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Default rules of running

1.- the 10% per week mileage increase rule

This rule makes little sense. If you are currently running say, 50 miles a
week, then within six months you will be
running over 200 miles a week.

Only if they make the increases mandatory.


Yeah, this "Rule" is usually stated to the effect that you should not increase
your weekly mileage by more than 10%. It is not a "rule" that says you should
increase your mileage every week by 10%!

As has been noted by others, a great deal of variability between runners on
this is found (I include myself, as I have found I can vary my mileage
considerably without too much ill effect). This "rule" may be meant mostly for
those relatively new to the sport...
  #8  
Old December 6th 03, 01:49 AM
Donovan Rebbechi
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Default rules of running

In article , M1ahearn wrote:
1.- the 10% per week mileage increase rule


This rule makes little sense. If you are currently running say, 50 miles a
week, then within six months you will be
running over 200 miles a week.

Only if they make the increases mandatory.


It makes little sense either way, because it permits doubling milage over a
2 month period. It's too permissive to be a reasonable restriction, and as
stated, it doesn't allow more than 10% week-to-week variation (so 42-38-42
is not allowed because there is a 10% increase in there)

Some improvements/refinements to this rule include 10% increase every 3 weeks,
or a 15% increase per month.

But that's somewhat beside the point -- a "rule" should make sense without a
lot of justification/reinterpretation.

Cheers,
--
Donovan Rebbechi
http://pegasus.rutgers.edu/~elflord/
  #9  
Old December 6th 03, 01:54 AM
Donovan Rebbechi
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Default rules of running

In article , SwStudio wrote:
"schuburg" wrote in message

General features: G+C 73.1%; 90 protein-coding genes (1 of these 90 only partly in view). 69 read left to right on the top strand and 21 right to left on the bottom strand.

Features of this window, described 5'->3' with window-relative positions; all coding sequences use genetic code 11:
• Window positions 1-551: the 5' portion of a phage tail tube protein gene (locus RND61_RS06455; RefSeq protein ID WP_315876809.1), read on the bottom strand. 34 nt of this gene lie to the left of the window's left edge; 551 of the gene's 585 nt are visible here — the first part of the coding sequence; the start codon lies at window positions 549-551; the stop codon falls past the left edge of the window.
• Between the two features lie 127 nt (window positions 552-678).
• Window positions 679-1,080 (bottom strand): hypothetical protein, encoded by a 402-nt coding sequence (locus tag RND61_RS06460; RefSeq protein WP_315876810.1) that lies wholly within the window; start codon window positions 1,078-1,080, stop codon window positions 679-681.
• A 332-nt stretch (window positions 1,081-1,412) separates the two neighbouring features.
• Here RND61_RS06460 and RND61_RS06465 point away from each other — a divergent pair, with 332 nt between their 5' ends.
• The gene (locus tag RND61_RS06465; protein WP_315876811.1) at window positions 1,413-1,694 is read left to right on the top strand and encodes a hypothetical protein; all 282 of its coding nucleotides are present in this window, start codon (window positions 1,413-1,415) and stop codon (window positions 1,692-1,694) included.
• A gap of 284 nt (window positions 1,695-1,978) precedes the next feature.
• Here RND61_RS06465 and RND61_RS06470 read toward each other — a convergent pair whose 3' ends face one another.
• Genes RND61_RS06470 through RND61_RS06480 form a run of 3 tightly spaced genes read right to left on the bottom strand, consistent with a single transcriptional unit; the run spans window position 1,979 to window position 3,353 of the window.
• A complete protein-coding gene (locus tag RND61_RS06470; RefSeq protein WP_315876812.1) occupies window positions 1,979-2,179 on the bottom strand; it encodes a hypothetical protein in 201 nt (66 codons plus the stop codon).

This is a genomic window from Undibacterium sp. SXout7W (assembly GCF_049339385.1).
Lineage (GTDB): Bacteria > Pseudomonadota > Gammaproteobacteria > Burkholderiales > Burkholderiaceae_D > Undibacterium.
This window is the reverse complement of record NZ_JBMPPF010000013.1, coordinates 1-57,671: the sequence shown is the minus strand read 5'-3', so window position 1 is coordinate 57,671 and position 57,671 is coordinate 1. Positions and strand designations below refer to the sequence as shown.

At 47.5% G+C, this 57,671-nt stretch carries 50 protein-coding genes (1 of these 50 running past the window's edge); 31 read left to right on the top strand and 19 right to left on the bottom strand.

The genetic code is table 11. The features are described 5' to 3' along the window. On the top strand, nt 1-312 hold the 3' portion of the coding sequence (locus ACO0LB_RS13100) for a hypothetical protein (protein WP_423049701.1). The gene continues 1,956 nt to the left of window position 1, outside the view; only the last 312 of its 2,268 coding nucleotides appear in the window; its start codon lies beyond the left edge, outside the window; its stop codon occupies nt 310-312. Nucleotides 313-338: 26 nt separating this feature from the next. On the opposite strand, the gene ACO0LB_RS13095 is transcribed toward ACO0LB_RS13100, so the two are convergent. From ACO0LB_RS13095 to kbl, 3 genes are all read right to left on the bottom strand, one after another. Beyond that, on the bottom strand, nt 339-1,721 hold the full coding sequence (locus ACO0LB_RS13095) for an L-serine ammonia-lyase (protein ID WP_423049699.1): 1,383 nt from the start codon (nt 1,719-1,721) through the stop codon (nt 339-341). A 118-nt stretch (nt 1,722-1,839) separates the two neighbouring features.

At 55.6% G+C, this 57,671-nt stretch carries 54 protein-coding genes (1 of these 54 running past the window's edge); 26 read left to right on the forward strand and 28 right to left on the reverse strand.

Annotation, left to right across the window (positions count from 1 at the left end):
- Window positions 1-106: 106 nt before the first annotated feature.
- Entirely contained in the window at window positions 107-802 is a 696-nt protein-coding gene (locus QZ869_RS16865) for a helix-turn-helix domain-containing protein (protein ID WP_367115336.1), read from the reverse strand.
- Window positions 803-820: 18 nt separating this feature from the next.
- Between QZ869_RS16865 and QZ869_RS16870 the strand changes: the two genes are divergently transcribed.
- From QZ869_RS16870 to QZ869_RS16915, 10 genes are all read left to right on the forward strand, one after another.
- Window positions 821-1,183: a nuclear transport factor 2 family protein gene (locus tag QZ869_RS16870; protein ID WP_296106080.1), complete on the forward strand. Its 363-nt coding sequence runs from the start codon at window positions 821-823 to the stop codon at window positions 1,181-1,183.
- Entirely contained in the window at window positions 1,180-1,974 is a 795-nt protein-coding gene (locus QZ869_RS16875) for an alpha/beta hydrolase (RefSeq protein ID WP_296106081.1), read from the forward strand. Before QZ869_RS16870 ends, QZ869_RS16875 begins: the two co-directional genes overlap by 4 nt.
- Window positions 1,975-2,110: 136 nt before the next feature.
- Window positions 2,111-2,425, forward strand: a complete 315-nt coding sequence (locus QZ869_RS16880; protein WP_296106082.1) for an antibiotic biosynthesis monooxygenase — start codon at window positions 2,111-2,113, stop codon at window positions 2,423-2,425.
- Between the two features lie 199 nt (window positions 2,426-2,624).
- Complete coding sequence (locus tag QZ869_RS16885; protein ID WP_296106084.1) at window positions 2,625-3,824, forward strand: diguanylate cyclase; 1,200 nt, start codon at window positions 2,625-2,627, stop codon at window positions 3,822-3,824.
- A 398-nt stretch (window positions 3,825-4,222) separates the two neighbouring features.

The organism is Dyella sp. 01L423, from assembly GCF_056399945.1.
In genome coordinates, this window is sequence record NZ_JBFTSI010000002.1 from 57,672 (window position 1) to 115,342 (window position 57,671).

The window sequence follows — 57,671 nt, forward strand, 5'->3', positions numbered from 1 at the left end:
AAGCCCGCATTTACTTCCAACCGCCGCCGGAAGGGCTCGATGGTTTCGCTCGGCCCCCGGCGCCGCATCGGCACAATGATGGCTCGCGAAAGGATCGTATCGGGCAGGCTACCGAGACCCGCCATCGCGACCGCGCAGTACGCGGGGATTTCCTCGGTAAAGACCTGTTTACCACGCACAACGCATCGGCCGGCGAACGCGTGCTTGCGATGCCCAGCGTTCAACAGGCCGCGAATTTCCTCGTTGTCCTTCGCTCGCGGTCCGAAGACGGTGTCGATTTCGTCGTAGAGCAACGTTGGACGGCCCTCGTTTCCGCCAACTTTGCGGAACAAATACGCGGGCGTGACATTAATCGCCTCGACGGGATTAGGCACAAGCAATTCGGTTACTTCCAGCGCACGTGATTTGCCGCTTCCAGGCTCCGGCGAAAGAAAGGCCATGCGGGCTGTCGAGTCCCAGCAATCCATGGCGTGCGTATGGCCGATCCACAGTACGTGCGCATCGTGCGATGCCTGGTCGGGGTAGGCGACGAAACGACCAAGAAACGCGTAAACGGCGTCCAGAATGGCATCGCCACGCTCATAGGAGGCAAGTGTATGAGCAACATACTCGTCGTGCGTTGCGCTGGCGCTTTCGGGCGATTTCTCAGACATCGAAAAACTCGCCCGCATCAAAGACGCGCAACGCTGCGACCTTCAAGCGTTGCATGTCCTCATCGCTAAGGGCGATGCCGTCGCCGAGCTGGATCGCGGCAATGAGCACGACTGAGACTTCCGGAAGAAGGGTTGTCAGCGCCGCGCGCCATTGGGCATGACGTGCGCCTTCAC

[snip]

Good points, but I think for most runners in their first year or two of
training, it would pay to follow most of the rules, with the exception of the
retarded 2 hr rule. The marathon pace rule needs to be replaced with something
else since most relative beginners don't have a marathon time or even a race
time, and the "10% rule" is just crap and needs to be replaced with something a
little less permissive (e.g. 10% every 3 weeks)

Cheers,
--
Donovan Rebbechi
http://pegasus.rutgers.edu/~elflord/
  #10  
Old December 6th 03, 03:07 AM
Dave Andersen
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Default rules of running

schuburg wrote:
1.- the 10% per week mileage increase rule
2.- the do-not-run-within-2-hours-of-eating rule
3.- the 1 minute slower than marathon pace rule
4.- the once a week speedwork rule
5.- the do-not-run-for-a-month-after-a-marathon rule
6.- the 90% of miles are easy miles rule

etcetera... what other rules can you think of?


7) The "There's an exception to every rule" rule.
8) The "Rules were meant to be broken" rule.

-dave

--
work: dga - at - lcs.mit.edu me: angio - at - pobox.com
MIT Laboratory for Computer Science http://www.angio.net/
(note that my reply-to address is vaguely despammed...)
bulk emailers: I do not accept unsolicited email. Do not mail me.